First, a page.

Nationals victorious in stadium debut
Supported early, Bergmann shuts down Orioles
WASHINGTON -- Since baseball returned to Washington in 2005, there have been numerous ceremonies and parties to mark different milestones.
They were all just practice.
On Saturday night, residents of the nation's capital saw what they have waited so long for: baseball in a baseball stadium.
The Washington Nationals defeated the Baltimore Orioles, 3-0, in an exhibition game in front of about 25,000, almost all of whom were seeing Nationals Park for the first time.
After decades without a team and three more years of anticipation and construction, Mayor Adrian Fenty threw the ceremonial first pitch, a strike to Cristian Guzman. Fenty was followed by Jason Bergmann, who opened the game.
"It was definitely cool, but it only lasted for one pitch," Bergmann said. "Then it was down to business."
He conducted his business effectively, backed up by a Nationals offense that scored two runs in the first and added another in the fifth, all of them courtesy of walks and defensive mistakes by the Orioles.
The players weren't the only ones getting down to business, as team president Stan Kasten and stadium vendors prepared for the crowds. Kasten said that the food vendors referred to park visitors as "tourists," because everybody wanted to wander around and see everything.
"I can't imagine the concourses will be that crowded every night," Kasten said. "At some point, people are going to settle down and watch the game, I hope."
Though 34,635 free tickets were issued, only about 25,000 showed up, but it was enough to test every aspect of the park.
Only one concession stand had a long line: Ben's Chili Bowl, a D.C. favorite that until Saturday night had only ever operated out of one location -- on U Street, in the District. Customers who have been to the original Ben's would have felt right at home, as long lines are the norm there as well.
But once the fans had done their touring, the focus shifted back to baseball, and Nationals Park is a good place to watch it. It's been 47 years since Griffith Stadium hosted its last game, making two full generations of Washingtonians that saw their first game in a local baseball stadium on Saturday.
It's fitting that they saw their team play the Baltimore Orioles, the club that served as the city's surrogate all that time. But it appears that the city is ready to say farewell to its neighbors up north -- the few fans who shouted for the O's during the national anthem were booed down.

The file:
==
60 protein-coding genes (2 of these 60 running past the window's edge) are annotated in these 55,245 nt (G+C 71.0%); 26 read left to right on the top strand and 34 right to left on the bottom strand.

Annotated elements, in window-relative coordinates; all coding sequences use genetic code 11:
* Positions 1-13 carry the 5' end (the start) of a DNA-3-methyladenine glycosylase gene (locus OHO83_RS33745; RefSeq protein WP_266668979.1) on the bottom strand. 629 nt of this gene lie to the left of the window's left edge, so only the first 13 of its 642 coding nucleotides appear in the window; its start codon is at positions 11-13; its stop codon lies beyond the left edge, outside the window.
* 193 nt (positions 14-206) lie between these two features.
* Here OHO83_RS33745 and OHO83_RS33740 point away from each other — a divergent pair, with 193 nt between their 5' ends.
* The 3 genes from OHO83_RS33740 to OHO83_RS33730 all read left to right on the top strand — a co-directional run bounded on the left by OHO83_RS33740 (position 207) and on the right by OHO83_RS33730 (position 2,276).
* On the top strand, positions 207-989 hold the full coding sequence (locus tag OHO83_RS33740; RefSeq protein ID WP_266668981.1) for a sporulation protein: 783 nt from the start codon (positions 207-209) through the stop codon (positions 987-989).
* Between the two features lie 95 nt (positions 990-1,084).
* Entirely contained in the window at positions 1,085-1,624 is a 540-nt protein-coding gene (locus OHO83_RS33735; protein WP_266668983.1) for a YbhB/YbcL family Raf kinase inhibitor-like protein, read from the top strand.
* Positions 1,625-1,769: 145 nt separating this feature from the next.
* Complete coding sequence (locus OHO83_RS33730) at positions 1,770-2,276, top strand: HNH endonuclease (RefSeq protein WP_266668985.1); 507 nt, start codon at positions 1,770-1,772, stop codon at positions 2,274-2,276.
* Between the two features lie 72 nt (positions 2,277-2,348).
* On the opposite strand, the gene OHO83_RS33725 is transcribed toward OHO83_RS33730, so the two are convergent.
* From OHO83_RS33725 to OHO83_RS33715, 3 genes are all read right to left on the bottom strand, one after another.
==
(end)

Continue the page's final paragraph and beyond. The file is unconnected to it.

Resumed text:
The Orioles themselves didn't fare much better in the game. Bergmann pitched five innings of shutout baseball, allowing just one hit.
The offense backed him up, with Guzman walking to open up the first, Lastings Milledge being hit by a pitch and Nick Johnson recording the game's first hit, an RBI single. Austin Kearns hit a double to bring in Milledge.
In the fifth, the team again rallied, with Ryan Zimmerman walking, Johnson reaching on an outfield fielding error and Kearns walking. Paul Lo Duca walked with the bases loaded to make the score 3-0.
The only offense the Orioles could get going was from Nick Markakis, who walked twice and stole two bases.
A majority of the crowd stayed through the seventh-inning stretch despite the cold temperatures.
Bergmann said that the cold, combined with the exhibition nature of the game, may have caused players to hold back. Ronnie Belliard added that because of that, it's tough to read how the park will play.
"We just have to wait for the sun to come back out and see what happens," Belliard said.
The team has already discovered some unintentional -- or perhaps not -- home-field advantages. Though the Nationals dugout and clubhouse are on the same level, visiting teams have to climb a couple dozen stairs to get to theirs.
Manager Manny Acta spent the game in his traditional perch, in the corner of the dugout, and offered rave reviews of the stadium. But he said that Saturday's game was mostly about the fans, as well as the dozens of local dignitaries who helped make the stadium happen and who were honored before the game.
"This isn't just about us," Acta said.
Saturday was about the fans, who enjoyed an atmosphere they hadn't since 1961. They're ready for the season, and the players know those fans are ready for a winner.
"It's the nicest stadium I've ever been to, and we're lucky to have it," Zimmerman said. "But now we just want to win."
Michael Phillips is a contributor to MLB.com. This story was not subject to the approval of Major League Baseball or its clubs.